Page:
They seem to forget that excess debt was the repeat offender behind the bank failures of the 1980s, the subprime mortgage disaster of 2007, the global market meltdowns of 2008, the Great Recession of 2009 and the multiple European debt crises of 2008-2015.
Worse, they seem to ignore the fact that the last 7.5 years of near-zero interest rates and unbridled money printing have only encouraged still more debt pile-ups. “Money is dirt cheap, so why not?” say officials in Congress, the White House, the Treasury Department, and government agencies.
“As long as the government’s debt burden is under 100% of GDP,” they tell you, “we can handle it. It’s only when it surpasses the 100% threshold that we’ll be in danger.”
True or false? Let’s look at the numbers …
- U.S. GDP is $18.6 trillion. And …
- U.S. Treasury debts outstanding are $16 trillion.
- So that means the debts are under the 100% danger threshold, right?
Wrong! That calculation conveniently excludes government debts that have piled up on the books of U.S. government agencies and U.S. government-sponsored enterprises, such as the Federal Home Loan Banks, Federal National Mortgage Association (Fannie Mae), Federal Home Loan Mortgage Corporation (Freddie Mac), Farm Credit System (FHS) and others.
How much? According to the Federal Reserve’s Flow of Funds, as of year-end 2016, they have a massive $8.5 trillion of additional debts.
These agencies were created by the U.S. government, are controlled by the U.S. government, and during the last debt crisis, were the biggest failures to be bailed out by the U.S. government. After that experience, how anyone in their right mind could continue to exclude their debts from the U.S. government’s books is beyond me. And yet that’s precisely what Washington has been doing all along, whether under Clinton, Bush, Obama or Trump.
Add those debts to the government’s total burden … and guess what! Instead of $16 trillion in U.S. government debts outstanding, the actual total comes to $24.5 trillion, or a whopping 132% of GDP!
How bad is that? Even with the recent growth in the U.S. economy, the government debt load today is significantly larger than it was during the Great Recession and the Debt Crisis.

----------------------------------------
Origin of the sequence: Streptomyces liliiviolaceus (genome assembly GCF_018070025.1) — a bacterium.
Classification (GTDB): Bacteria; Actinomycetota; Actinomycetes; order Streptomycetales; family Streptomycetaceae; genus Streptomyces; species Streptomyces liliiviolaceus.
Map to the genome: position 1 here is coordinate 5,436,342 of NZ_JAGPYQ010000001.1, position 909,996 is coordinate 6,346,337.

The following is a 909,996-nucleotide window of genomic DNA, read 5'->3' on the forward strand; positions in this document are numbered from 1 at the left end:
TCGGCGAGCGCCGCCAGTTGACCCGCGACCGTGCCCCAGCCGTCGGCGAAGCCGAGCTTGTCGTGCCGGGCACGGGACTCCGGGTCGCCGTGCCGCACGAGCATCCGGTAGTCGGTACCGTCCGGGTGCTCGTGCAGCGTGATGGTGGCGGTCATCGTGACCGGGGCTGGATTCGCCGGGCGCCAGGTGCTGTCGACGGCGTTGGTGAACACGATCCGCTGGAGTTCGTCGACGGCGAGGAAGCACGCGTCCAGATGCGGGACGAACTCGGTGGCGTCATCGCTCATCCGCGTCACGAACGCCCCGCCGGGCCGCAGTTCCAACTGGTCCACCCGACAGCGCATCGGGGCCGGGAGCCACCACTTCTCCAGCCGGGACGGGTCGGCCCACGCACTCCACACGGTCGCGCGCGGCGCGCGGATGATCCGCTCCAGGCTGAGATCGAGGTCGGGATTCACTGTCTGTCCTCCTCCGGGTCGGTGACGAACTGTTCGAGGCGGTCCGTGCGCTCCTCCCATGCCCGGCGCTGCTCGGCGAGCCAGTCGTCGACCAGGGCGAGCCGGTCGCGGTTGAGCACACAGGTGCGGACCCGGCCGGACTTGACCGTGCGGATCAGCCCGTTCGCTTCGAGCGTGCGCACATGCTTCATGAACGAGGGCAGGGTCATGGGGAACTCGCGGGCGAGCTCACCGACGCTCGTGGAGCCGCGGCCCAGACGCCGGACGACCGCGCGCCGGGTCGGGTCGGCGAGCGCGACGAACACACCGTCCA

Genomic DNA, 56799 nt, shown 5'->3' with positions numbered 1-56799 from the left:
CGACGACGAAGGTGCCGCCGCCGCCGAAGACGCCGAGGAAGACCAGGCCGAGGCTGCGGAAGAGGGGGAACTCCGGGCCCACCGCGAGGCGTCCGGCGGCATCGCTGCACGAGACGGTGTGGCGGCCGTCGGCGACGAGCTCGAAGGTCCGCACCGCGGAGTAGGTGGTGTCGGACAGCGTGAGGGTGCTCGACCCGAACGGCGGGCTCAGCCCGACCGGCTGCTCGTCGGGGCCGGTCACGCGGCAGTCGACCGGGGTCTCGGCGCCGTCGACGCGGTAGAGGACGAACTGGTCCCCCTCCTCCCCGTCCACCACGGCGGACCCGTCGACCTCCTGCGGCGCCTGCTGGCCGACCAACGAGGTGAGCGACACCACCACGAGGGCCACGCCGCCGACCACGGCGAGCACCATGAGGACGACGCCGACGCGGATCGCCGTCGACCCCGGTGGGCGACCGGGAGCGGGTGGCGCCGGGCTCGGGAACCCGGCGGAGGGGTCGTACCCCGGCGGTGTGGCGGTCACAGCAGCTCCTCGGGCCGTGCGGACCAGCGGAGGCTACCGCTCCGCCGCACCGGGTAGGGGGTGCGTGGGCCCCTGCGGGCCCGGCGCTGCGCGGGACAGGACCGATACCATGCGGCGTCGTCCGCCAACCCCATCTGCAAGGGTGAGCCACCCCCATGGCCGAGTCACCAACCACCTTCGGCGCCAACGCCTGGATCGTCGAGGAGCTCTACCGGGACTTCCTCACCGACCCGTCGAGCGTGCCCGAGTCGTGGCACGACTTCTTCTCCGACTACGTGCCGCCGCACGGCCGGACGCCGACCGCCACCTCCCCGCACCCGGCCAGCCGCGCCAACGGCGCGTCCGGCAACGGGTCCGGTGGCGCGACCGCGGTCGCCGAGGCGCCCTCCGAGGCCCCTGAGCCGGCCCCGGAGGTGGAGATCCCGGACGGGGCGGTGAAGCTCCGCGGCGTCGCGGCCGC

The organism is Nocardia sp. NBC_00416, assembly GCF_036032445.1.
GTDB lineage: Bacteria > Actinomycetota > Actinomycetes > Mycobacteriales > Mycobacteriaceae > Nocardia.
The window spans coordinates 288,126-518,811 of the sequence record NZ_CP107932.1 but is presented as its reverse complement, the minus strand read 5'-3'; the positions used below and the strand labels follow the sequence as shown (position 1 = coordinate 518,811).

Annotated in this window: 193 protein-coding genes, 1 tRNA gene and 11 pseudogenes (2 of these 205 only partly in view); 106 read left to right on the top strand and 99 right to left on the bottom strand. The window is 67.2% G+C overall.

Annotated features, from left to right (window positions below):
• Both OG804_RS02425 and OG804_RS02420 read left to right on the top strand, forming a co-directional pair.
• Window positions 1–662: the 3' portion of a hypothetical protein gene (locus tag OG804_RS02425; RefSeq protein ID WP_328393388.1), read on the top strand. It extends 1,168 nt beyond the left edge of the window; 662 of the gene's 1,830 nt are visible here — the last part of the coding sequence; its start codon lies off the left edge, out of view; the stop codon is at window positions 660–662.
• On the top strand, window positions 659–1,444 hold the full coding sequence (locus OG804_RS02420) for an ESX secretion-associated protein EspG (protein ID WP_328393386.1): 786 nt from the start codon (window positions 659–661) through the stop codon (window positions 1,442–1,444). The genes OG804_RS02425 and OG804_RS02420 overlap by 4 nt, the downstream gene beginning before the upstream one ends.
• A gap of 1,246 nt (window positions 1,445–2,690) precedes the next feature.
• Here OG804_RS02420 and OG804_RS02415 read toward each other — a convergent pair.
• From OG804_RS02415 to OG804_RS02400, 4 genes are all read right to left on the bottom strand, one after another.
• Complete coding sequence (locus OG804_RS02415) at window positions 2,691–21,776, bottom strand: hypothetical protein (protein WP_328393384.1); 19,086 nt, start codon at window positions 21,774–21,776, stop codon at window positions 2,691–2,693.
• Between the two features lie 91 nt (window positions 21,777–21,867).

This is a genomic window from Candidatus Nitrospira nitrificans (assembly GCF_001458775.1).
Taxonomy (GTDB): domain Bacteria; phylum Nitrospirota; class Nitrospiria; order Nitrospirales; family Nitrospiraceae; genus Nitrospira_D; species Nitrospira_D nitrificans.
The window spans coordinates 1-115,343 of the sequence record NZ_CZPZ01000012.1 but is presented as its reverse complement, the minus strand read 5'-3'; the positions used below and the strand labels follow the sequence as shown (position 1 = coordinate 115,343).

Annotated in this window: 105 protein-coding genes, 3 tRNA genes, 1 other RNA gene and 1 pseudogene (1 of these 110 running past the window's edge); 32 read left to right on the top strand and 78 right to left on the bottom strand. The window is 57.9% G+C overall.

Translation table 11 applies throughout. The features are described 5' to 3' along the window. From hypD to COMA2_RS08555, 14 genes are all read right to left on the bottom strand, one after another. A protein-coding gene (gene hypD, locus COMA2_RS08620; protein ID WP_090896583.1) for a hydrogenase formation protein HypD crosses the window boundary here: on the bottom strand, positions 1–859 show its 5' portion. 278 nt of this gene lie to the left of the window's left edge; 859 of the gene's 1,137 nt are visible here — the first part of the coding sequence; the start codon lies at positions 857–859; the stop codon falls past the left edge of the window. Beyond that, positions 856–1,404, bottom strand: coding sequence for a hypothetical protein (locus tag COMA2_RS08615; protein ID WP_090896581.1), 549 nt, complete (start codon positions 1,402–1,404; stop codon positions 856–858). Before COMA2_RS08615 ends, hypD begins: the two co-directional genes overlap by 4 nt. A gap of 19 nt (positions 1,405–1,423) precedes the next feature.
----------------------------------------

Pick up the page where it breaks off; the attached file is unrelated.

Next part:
And from a longer term perspective, it’s absolutely horrendous. Compare it to the 1980s, when banks and S&L went under by the thousands. In those days, government debt (even including government agencies) was close 40% of GDP. Today it’s more than three times bigger.
At 132% of GDP, the U.S. government now has roughly the same debt troubles as Italy. Worse, it now has a larger debt burden than Greece had before its collapse of years ago.Or compare it to year-end 1970, about eight months before President Richard Nixon devalued the dollar and abandoned the gold standard. Then, the U.S. government debt burden was only 32.9% of GDP. Now, at 132%, it’s over four times larger — in a nation that’s far more difficult to govern or reform than it was in the 1970s. Moreover …
And this doesn’t even begin to include the U.S. government’s obligations for Medicare, Social Security, veterans’ benefits and more.
Will these shocking realities hinder private corporations in their quest for bigger profits, prevent investors from piling into the stock market, or stop the Dow from continuing its upward rampage? Probably not yet.
Will it return to haunt the Fed, the U.S. Treasury, Congress and Mr. Trump? Probably sooner than later.
Which market will be the first to feel the impacts? Government bond markets, of course. Expect long-term bond prices to begin a secular decline, culminating in collapse, as their yields begin a long-term rise, culminating in an explosive surge.
Good luck and God bless!
P.S. Not convinced? Then check out the source data for yourself. Go to the Federal Reserve’s March release of “Financial Accounts of the United States: Flow of funds, Balance Sheets and Integrated Macroeconomic Accounts.” Then, scroll down to their page 117 (based on their numeration at the top of the page), or page 131 (of the pdf file). Here’s the relevant excerpt of the table you will see …
On line 3, note that total “Treasury securities” outstanding at the end of 2016 were 15983.8 ($16 trillion); while on line 4, “Agency- and GSE-backed securities” were 8520.6 ($8.5 trillion). These add up to $24.5 trillion in U.S. government debts, or 132% of GDP.
The iShares Barclays Aggregate Bond Fund (NYSE:AGG) was unchanged in premarket trading Monday. Year-to-date, AGG has gained 0.28%, versus a 4.62% rise in the benchmark S&P 500 index during the same period.
This article is brought to you courtesy of Money And Markets.